"I think it's nice that there are all different kinds of lunches and breakfasts and dinners and snacks. I think eating is nice." – Albert from Bread and Jam for Frances, by Russell C. Hoban
2008. We marked it with a party chez nous, 2nd year in a row except this time – as one friend put it, ‘we had more friends.’ It was a lovely night but I had worried about what to do food wise. Start time was after 9pm which meant that most will have eaten some kind of evening meal. Jess had pulled out all the stops for her Hannukah party – from bruschetta to apple fritters to frittata squares it was a well executed and tasty party. But I didn’t want to spend my whole night attached to the stove.
Decided to focus on dips and desserts. Straightforward offerings like feta and pepper, spicy peanut, a perennial favorite and muhamara, adapted from Howard Solomon’s recipe via Paula Wolfert. Natan said he’ll blog about dips so I’ll go no further on these. These worked well as early nosh along with sweet and spicy pecans, vegetables, crackers and thinly sliced, fresh baguettes from Lehem shel Tomer, the local artisinal baker. Along with a later arrival of spinach pie, people happily stood around the table and ate and drank from our array of wines – Golan shiraz, Dalton Red (which is a very acceptable table wine), and Dalton Canaan, their very drinkable but light white, and whatever else got opened, along with beers of every style and type (thanks to Raphi).
But it was desserts that I was most interested in. Specifically, I’ll share with you my adventures in making Passion Fruit Parfaits – it was quite successful but required a few ‘fixes.’
It was really delicious. Rich and creamy without being overly sweet because of the punch of the passion fruit.
1 plastic bag of passion fruit concentrated juice – 395 grams. El Sembrador brand was recommended.
1 can of sweetened, condensed milk.
1 can of crema de leche
1 envelope of unsweetened gelatin. (Next time I’ll try agar agar)
Heavy cream. We used at container which was about 25oml which is a bit more than a 1/2 pint.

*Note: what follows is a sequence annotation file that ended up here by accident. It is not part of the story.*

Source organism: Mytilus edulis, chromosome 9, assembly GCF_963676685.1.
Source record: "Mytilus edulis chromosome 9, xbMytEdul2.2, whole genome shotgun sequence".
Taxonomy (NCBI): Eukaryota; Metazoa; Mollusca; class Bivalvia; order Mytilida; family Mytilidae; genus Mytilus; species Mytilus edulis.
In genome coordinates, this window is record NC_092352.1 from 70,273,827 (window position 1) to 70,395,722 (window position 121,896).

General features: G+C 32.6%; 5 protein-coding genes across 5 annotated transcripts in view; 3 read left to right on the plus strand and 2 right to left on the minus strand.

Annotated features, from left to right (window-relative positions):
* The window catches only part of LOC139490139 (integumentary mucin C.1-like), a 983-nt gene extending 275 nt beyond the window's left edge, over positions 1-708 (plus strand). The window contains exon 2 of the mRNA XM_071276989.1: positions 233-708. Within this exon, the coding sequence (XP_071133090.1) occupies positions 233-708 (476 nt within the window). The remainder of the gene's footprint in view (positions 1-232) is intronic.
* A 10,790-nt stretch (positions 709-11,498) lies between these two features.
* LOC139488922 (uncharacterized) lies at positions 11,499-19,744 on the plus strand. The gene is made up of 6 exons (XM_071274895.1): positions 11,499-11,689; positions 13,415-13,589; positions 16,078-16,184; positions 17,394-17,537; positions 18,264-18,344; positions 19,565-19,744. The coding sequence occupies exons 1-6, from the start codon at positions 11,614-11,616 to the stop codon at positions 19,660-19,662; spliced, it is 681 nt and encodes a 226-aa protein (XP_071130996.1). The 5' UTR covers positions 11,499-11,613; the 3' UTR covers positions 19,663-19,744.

Blend puree/juice and milk and crema de leche.
Heat 2 fingers of heavy cream – figure about 4 oz, and dissolve the gelatin into it. Stir and warm gently, about 5-10 minutes. Add two more fingers of heavy cream and mix.
Mix everything together and pour into small cups – I used 4oz plastic cups.
Refrigerate until firm – about 4 hours.
Sliced strawberries. Macerate with a few tbsp of sugar and lemon zest. Let sit at least 1 hour.
Whipped cream. Whipped about 250ml/1/2 pint, with a few tbsp of sugar to a nice, billowy mass.
A few comments on ingredients and substitutions. I used frozen passion fruit puree which was really nice as it had some body and also the crunchy seeds from the passion fruit. I did not have sweetened condensed milk – couldn’t find, so I combined evaporated milk and about 1 & 1/2 cups sugar and gently heated them up for about 15 minutes until fully combined. My next problem was Crema de leche which investigation told me was essentially caramelized milk, South American style. If one has canned condensed milk, you can fully immerse the cans into water (closed) and cook them in hot water (making sure they stay fully immersed) for about 3 hours. When you open, you’ve reduced the milk into a luxurious dulche de leche. Another option has you take the opened cans and pour the milk into a pan and bake it in a water bath in the oven for an hour or so – alot safer as the cans can burst and that’s a mess as well as being rather dangerous. I tried Method 3 and reduced the milk in a double boiler for an hour or so until it was creamy and if not completely as unctuous as I would have liked it sure looked and smelled good. I have investigated futher into what Crema de Leche, is and Melina who’s from Beunos Aires, said that it’s cream but a certain kind of cream. Online, I found this…”In English its just “cream” or heavy cream…..or even light cream, its what people pour into their coffees, or to make thick sauces.” So, I guess, you could use light cream for the Crema de Leche but I don’t think that my reduction plan was wrong but sweetness will be lighter which is not a bad thing.
Here are some other recipe options depending in what you have in the house. My plan is to keep my eye out for sweetened condensed milk, maybe it’s in Tel Aviv in Tiv Taam and keep some on hand for future batches. As well, I think this would be great made with coconut milk. I’ll keep you informed of future testing.
Homemade Condensed Milk
1 cup Hot water
4 cup Powdered milk
2 cup Sugar
1/4 cup Margarine or butter
Blend in blender until very well mixed.
Store in refrigerator or freezer.
Sweetened Condensed Milk-Copykat Recipe
3/4 C. sugar
1/2 C. water
1 C. plus 2 T. powdered milk
Combine all ingredients.
Heat to boiling.
Cook until thick, this will take 15 to 20 minutes.
This equals one can.
Homemade Evaporated Milk
1/3 cup powdered milk
1 cup milk
2/3 cup powdered milk
1 cup HOT water
Mix well. Refrigerate.